I decided to write this post to help myself remember what I did as much as anything, but it may be of use to somebody else. To start with the inspiration for producing a small book came after seeing Nigel Rumsey mention his book of photography from his trip to New York. For a mere £3 I couldn't resist seeing what he'd produced and when it arrived the quality of both the photography and the printing really impressed me. My problem then was that I had no reason to actually produce a book, but a timely newsletter from NASS came through my letterbox and gave me the idea I needed. I'd never raised any money for them so this seemed like a good opportunity to do so. For some background on why NASS is close to my heart please read the book promotion page.
The next issue I faced was that I didn't want to use photography that people had already seen on my web site, but luckily Bonfire Night was coming up and I knew that there would be public displays aplenty. Fireworks don't really interest me but the funfairs that go with them do, they haven't really changed since I was a kid and I thought it would be interesting to try and document a typical visit to them.
After visiting the first fair my initial reaction that I'd got nothing worth using, but that proved the point you should never edit your work when you're tired! When I looked again and converted the images to black and white I knew I maybe had the start of something, so decided to go to a second local display a couple of days later. This was better as I had a purpose and knew which shots I needed to try and get; luckily I came away with some images that I was happy with and when added to the first batch I realised the book could become a reality.
After editing I had what I thought were 19 fairly strong images, including one that was perfect for the front cover so I then moved to the design stage. My initial title of just 'Funfair' was annoying me with it's dullness so I was glad to spot the new title in the cover photo. I'm fairly proficient at using InDesign and the technical advice on printing on the Inky Little Fingers web site gave me everything I needed to proceed. They were recommended to me by Nigel and although my first printed proof wasn't good due to a PDF problem and a poor choice of paper stock, the second was fine and I told them to go ahead with printing. If you print a book do make sure you pay extra for a printed proof, it stopped me having £90 worth of recycling! A week later they arrived and considering the low cost I'm very happy with them. I also ordered card backed envelopes and clear cellophane inner envelopes from eBay, designed some stickers (printed by moo.com) as a finishing touch to the package and wrote and printed a small insert thanking the buyer for their donation to NASS. My thinking is very much that the buyer is donating to NASS and they're getting a free book from me as a thank you, rather than them buying a book.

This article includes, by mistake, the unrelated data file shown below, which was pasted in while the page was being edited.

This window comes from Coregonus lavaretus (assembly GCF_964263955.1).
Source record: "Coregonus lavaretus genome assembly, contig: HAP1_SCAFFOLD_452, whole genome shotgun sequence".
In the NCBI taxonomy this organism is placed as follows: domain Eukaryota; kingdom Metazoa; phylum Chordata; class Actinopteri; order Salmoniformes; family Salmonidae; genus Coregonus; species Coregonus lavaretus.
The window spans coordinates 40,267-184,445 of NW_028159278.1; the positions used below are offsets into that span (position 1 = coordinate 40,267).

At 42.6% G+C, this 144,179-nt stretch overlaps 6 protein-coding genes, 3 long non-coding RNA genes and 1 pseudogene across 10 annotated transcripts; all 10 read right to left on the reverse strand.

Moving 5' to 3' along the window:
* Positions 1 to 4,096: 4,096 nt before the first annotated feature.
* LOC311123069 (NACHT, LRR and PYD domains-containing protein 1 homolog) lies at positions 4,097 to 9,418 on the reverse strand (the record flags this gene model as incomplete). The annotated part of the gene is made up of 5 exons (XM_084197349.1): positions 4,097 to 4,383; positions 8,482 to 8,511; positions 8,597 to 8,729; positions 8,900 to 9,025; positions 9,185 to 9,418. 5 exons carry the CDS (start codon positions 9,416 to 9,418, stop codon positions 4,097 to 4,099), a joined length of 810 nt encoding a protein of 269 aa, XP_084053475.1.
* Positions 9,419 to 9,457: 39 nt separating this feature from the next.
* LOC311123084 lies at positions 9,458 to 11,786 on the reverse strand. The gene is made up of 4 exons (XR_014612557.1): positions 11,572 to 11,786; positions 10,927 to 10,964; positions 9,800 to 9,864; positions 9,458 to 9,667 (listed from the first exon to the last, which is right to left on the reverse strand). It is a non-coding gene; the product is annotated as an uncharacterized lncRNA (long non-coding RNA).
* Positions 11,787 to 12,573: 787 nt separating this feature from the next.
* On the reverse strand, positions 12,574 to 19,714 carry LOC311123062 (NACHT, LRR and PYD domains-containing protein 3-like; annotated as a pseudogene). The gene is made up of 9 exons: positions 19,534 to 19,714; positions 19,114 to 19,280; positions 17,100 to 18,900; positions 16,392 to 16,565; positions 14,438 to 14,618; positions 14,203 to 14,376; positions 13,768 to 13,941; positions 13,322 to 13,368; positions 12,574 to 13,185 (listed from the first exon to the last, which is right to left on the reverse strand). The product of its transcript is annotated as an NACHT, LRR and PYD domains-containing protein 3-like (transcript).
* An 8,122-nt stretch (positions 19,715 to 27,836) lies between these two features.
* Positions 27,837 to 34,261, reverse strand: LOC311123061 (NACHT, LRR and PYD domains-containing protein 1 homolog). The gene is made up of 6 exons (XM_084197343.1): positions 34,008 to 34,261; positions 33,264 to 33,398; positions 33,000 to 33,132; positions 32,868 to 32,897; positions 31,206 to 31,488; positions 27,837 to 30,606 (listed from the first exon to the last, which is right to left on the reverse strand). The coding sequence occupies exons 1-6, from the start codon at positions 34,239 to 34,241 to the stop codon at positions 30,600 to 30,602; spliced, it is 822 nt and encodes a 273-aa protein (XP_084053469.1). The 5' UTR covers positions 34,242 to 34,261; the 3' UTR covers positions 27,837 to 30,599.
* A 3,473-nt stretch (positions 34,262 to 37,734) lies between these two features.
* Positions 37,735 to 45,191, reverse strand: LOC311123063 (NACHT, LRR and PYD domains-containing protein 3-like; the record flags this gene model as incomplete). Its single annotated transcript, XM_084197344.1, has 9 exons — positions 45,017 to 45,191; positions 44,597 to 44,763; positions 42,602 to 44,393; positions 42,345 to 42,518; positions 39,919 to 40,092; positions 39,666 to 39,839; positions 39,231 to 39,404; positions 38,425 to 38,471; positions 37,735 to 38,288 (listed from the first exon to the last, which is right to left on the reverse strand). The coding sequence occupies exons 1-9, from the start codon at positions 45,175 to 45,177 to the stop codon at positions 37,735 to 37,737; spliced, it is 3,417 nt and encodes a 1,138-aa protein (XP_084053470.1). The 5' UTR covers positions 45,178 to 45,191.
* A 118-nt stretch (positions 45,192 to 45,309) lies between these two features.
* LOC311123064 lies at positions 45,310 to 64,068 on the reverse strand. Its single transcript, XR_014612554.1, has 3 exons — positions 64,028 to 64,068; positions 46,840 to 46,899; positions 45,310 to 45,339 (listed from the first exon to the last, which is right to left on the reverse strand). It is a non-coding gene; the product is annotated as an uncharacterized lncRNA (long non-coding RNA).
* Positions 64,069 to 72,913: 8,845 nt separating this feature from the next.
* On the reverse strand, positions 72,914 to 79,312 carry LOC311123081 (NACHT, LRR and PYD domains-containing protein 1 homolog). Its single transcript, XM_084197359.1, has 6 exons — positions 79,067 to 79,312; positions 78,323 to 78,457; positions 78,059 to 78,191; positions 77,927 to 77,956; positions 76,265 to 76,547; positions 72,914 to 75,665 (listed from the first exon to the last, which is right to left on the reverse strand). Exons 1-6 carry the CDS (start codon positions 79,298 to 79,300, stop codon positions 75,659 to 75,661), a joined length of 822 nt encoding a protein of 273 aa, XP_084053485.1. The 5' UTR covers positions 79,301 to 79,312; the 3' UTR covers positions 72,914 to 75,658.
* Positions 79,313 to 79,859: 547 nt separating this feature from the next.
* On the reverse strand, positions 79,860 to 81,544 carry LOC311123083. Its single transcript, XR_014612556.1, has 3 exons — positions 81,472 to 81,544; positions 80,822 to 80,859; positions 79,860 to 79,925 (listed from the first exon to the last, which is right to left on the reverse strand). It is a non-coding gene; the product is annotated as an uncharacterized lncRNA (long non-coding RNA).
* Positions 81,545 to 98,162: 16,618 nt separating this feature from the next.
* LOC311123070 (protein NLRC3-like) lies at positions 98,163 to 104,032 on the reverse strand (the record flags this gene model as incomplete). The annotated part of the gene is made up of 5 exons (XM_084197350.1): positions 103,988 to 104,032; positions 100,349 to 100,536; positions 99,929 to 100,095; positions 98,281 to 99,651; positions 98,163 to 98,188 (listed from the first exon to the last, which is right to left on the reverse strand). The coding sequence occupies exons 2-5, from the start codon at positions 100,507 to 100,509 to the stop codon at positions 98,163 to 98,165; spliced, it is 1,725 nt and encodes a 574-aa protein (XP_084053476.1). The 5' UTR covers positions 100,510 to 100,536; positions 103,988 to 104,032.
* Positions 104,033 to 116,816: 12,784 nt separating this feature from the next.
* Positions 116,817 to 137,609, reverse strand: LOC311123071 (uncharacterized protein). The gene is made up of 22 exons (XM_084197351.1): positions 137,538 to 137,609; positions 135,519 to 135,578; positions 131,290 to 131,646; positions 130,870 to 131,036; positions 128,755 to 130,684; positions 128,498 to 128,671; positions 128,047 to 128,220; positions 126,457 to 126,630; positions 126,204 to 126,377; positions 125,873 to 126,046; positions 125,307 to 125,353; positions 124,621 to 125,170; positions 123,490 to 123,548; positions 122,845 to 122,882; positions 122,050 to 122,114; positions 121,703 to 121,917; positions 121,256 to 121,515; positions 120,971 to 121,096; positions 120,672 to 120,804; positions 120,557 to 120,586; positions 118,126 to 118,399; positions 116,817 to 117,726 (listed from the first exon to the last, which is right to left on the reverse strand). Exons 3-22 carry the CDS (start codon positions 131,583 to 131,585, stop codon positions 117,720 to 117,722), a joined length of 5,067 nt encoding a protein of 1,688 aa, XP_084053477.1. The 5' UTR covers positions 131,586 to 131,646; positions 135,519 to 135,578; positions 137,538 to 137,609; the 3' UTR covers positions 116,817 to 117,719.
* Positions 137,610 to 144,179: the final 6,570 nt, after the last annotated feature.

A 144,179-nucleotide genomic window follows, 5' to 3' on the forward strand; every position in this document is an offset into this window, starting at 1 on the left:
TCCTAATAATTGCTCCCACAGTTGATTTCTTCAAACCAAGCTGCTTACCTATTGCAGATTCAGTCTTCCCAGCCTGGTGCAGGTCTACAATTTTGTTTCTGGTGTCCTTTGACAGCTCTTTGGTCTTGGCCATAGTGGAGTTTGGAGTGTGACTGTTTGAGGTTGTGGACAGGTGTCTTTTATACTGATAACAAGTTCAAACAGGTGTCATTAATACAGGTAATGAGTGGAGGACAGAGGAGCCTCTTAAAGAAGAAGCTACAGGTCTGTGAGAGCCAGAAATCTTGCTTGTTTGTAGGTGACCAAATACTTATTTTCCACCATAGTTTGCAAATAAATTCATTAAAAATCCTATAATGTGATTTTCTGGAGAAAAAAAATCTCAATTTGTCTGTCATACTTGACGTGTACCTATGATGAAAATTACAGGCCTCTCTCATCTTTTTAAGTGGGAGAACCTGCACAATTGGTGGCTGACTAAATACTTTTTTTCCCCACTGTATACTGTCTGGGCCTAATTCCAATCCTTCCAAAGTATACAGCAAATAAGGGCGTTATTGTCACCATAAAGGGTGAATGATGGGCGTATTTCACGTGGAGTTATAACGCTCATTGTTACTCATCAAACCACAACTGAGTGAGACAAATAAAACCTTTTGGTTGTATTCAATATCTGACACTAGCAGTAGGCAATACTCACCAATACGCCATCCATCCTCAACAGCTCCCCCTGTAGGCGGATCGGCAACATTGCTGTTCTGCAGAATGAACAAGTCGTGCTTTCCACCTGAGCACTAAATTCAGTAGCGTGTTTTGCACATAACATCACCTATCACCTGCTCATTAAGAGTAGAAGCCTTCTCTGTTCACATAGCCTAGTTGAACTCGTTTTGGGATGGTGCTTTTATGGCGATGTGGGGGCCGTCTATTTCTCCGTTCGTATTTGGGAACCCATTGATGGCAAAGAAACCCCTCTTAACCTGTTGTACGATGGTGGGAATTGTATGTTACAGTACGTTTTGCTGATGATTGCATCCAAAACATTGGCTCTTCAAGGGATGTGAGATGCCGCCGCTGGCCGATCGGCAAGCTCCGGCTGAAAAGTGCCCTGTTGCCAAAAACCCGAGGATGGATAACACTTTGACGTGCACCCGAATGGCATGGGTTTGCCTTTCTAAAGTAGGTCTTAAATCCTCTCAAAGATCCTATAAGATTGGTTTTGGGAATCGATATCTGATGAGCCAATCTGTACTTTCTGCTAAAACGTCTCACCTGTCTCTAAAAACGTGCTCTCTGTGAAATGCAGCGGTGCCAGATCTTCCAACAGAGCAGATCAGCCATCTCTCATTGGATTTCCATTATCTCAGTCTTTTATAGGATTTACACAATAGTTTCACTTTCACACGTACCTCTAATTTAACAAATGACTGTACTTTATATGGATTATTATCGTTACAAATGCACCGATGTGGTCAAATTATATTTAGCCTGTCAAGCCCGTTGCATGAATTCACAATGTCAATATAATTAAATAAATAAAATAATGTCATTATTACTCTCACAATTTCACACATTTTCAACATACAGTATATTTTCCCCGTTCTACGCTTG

After talking with NASS I looked into using Virgin Money Giving and JustGiving but neither are really geared towards people selling things to raise money, they're aimed more at events. I can't for example set a target of £300 (50 books) and have the page stop taking donations at that point so keeping track of stock would be tricky. The last option was the charity facility on eBay - if you donate 100% of the sale price to charity they waive 100% of the eBay fees which I think is very good, but I was very disappointed but not at all surprised to see that PayPal would still charge their fee. However NASS would still get £5.60 from each £6 book sold so although not ideal it was the best option for me to use them. It was easy to set up the listing with multiple items for sale, and I knew the money would go directly to NASS. There is a sting in the tail though as I found out yesterday that basically I am expected to pay to the charity what PayPal stole - I sold 76 books for £6 each, PayPal took £30.40 but the charity still has to be sent the full £456. I won't be using this system again and I think I can make Justgiving work for me next time with some careful planning.
In case anyone was wondering how much it costs to do a project like this, here's a breakdown.
75 x A5 board-backed envelopes £13.39
100 x Cellophane inner envelopes £4.59
90 x Stickers from moo.com £5.06
85 x Printed books £90.38
76 x 1st class stamps £45.60
76 x 40p stolen by PayPal £30.40
1 x Mystery cost by PayPal I can't work out £17
Total costs to me: £206.42 (nearly £50 more than I expected, all due to PayPal!)
I've not included boring stuff like any expenses incurred shooting the project itself as I wanted to go to the funfairs anyway.
The most important thing in all this of course is that £456 has been raised for NASS and I can't thank those that donated enough.
Update about eBay and PayPal:
I phoned PayPal to complain about their charges and their attitude stank as I suspected. It doesn't matter if you're a charity or not, they will charge for their services. What a truly horrible company they are. NASS are very kindly refunding the £30.40 to me.